This collection, born of a 2017 conference at the University of Vienna, is ambitious from the outset, with editors Vladimir Biti, Joep Leerssen, and Vivian Liska declaring the work an attempt to un...
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  34.  10
    Hobbes: War among nations.Andrew Sharp - 1992 - History of European Ideas 14 (3):441-443.
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  35.  8
    Participation in God's Love: Revisiting John Milbank's ‘Out‐Narration’ in the Light of Jean‐Louis Chrétien and the Song of Songs.Andrew T. Shamel - 2023 - Heythrop Journal 64 (1):75-86.
    In this essay, I interrogate the nature and grounds of Milbank's understanding of taste as it applies to differing mythic sensibilities, arguing that it is insufficiently responsive to the priority of God's action and so inadequate to a Christian theological account of the interplay of mythoi. By reading Milbank in light of The Song of Songs and Jean-Louis Chrétien's phenomenology of prayer, I suggest that rather than the subject embracing a mythos, it is instead the mythos which first embraces the (...)
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  36. Plotinus and transcendent truth.Andrew Smith - 2019 - In Fran O'Rourke & Patrick Masterson (eds.), Ciphers of transcendence: essays in philosophy of religion in honour of Patrick Masterson. Newbridge, Co. Kildare: Irish Academic Press.
     
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  37.  18
    Sixty and Strong.Andrew Spicer, Kathleen Rehbein, Colin Higgins, Jill A. Brown, Hari Bapuji & Frank G. A. de Bakker - 2021 - Business and Society 60 (1):3-6.
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  38.  25
    Do Moral Duties Arise from Global Trade?Andrew Walton - 2014 - Moral Philosophy and Politics 1 (2):249-268.
    This paper discusses the idea that trade – the practice of regularised exchange of goods or services between nation-states for mutual advantage under an orchestrated system of rules – can generate moral duties, duties that exist between only participants in the activity. It considers this idea across three duties often cited as duties of trade: duties not to harm; duties to provide certain basic goods; and duties to distribute benefits and burdens fairly. The paper argues that these three duties seem (...)
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  39.  49
    Board Socio-Cognitive Decision-Making and Task Performance Under Heightened Expectations of Accountability.Andrew J. Ward, Marcus M. Butts, Ann Buchholtz & Jill A. Brown - 2019 - Business and Society 58 (3):574-611.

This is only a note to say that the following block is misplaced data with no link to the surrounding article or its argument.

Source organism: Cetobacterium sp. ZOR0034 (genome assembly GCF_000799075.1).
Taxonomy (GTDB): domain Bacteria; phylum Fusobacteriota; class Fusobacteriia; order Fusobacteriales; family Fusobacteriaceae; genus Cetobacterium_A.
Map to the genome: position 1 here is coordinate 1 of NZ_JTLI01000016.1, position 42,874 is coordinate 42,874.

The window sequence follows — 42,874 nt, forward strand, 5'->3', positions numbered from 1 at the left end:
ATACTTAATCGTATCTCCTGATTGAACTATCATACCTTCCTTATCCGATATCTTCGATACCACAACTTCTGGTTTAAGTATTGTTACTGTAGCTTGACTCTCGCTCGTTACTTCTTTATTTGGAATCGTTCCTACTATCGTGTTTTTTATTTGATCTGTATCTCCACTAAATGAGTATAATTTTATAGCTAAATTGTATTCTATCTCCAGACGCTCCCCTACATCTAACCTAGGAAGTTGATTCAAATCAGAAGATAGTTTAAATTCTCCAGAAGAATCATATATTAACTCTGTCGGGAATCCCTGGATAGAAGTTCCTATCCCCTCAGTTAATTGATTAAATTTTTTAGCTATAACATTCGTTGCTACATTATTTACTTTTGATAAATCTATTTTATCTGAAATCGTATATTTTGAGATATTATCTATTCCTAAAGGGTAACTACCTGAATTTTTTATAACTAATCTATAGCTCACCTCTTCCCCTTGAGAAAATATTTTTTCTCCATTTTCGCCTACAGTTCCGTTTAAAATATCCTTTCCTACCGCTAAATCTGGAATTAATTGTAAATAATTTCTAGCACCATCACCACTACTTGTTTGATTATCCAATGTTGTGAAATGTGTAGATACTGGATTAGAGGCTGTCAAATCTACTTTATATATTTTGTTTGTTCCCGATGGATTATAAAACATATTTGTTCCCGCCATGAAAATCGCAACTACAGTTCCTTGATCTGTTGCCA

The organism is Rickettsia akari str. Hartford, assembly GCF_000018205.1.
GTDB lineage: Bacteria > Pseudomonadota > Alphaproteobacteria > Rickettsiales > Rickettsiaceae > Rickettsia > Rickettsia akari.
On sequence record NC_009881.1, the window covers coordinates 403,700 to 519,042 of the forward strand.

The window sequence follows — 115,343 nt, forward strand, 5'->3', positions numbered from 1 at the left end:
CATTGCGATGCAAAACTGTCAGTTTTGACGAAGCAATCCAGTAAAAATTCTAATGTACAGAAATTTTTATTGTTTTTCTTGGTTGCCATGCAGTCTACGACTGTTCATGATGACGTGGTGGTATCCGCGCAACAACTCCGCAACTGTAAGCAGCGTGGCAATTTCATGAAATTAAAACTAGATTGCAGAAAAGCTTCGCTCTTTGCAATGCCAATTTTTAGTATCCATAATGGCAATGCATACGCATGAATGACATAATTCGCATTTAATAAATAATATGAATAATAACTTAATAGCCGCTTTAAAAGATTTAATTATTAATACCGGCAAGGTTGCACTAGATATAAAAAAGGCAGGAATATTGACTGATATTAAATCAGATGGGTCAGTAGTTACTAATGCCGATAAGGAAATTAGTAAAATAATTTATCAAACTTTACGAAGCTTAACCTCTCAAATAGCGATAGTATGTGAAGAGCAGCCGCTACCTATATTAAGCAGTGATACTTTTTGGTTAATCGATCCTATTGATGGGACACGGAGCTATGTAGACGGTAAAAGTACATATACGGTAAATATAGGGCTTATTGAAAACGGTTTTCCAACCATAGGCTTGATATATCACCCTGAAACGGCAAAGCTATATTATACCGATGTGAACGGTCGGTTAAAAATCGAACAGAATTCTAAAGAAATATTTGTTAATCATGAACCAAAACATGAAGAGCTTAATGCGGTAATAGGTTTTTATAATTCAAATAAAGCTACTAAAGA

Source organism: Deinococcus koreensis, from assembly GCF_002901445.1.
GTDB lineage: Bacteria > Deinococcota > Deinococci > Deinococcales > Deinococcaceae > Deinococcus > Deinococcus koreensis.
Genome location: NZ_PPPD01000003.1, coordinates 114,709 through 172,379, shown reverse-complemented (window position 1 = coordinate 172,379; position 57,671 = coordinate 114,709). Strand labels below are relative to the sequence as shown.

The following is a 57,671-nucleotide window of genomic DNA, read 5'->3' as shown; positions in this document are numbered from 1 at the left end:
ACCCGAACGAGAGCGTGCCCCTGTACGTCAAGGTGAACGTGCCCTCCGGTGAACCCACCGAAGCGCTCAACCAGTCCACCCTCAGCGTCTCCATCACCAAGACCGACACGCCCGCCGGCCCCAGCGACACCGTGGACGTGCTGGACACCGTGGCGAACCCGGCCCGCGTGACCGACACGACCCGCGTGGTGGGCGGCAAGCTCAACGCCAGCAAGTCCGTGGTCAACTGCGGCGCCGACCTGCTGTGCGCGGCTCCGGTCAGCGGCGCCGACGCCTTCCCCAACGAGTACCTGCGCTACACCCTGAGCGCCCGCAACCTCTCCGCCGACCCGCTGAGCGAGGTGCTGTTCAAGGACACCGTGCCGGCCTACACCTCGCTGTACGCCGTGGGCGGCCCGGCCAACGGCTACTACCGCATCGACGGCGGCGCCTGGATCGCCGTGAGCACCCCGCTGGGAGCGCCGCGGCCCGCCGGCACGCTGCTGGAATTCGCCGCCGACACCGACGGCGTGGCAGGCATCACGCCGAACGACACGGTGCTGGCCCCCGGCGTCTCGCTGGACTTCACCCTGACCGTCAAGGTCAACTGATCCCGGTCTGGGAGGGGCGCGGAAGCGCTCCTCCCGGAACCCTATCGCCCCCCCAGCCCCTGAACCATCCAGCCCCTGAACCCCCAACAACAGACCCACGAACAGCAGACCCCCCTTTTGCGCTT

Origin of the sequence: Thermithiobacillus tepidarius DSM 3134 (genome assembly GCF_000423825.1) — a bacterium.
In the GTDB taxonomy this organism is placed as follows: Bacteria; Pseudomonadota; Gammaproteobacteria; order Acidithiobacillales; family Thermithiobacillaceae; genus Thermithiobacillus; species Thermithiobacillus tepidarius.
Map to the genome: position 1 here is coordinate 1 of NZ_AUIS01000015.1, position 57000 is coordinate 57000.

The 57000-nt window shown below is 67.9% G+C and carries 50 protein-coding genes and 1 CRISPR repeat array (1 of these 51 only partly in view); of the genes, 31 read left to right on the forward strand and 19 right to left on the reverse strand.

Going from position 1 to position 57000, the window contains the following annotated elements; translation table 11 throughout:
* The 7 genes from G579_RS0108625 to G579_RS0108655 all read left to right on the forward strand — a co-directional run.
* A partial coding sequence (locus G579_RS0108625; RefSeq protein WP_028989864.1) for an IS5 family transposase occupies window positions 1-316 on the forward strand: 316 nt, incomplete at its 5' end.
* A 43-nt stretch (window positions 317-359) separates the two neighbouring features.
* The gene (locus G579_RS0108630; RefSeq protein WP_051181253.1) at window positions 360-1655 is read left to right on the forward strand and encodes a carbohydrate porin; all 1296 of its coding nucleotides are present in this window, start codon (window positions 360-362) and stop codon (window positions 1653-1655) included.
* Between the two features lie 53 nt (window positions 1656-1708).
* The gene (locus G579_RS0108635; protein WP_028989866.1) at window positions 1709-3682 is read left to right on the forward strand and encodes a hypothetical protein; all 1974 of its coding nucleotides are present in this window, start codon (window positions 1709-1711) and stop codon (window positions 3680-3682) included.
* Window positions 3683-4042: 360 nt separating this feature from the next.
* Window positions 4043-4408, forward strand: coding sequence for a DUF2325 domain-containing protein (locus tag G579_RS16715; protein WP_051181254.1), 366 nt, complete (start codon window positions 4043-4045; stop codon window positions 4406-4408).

This study examines how heightened expectations of board responsibility and accountability affect the socio-cognitive decision-making of boards and their collective task performance. Using data from the directors of 60 boards who served before and after the enactment of Sarbanes–Oxley, this study provides insight into the potential negative impact that this tightened accountability environment can have on a board’s task performance. Examining several socio-cognitive elements of board decision-making, board authority is found to have a positive main effect on board task performance, (...)
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  40.  16
    Recovering surface shape and orientation from texture.Andrew P. Witkin - 1981 - Artificial Intelligence 17 (1-3):17-45.
  41.  14
    Twenty questions about cultural cognitive gadgets.Andrew Whiten - 2019 - Behavioral and Brain Sciences 42.
    Heyes sets out an intriguing theory but it raises more questions than compelling answers concerning culturally shaped cognition. I set out what I see as the most pressing questions, ranging over the book's early chapters concerning the structure of the theory, to two of Heyes’ four exemplar cognitive domains, selective social learning and imitation.
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  42.  20
    Spheres of Influence: A Walzerian Approach to Business Ethics.Andrew C. Wicks, Patricia H. Werhane, Heather Elms & John Nolan - 2020 - Journal of Business Ethics 174 (1):1-14.
    Michael Walzer is one of the most distinguished political philosophers and social critics of this century. His ideas have had great import and influence in political philosophy and political discussion, yet very few of his ideas have been incorporated explicitly into the business ethics literature. We argue that Walzer’s work provides an important conceptual canvas for business ethics scholars that has not been adequately explored. Scholars in business ethics often borrow from political theory and philosophy to generate new insights and (...)
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  43.  42
    The value of education.Andrew Reid - 1998 - Journal of Philosophy of Education 32 (3):319–331.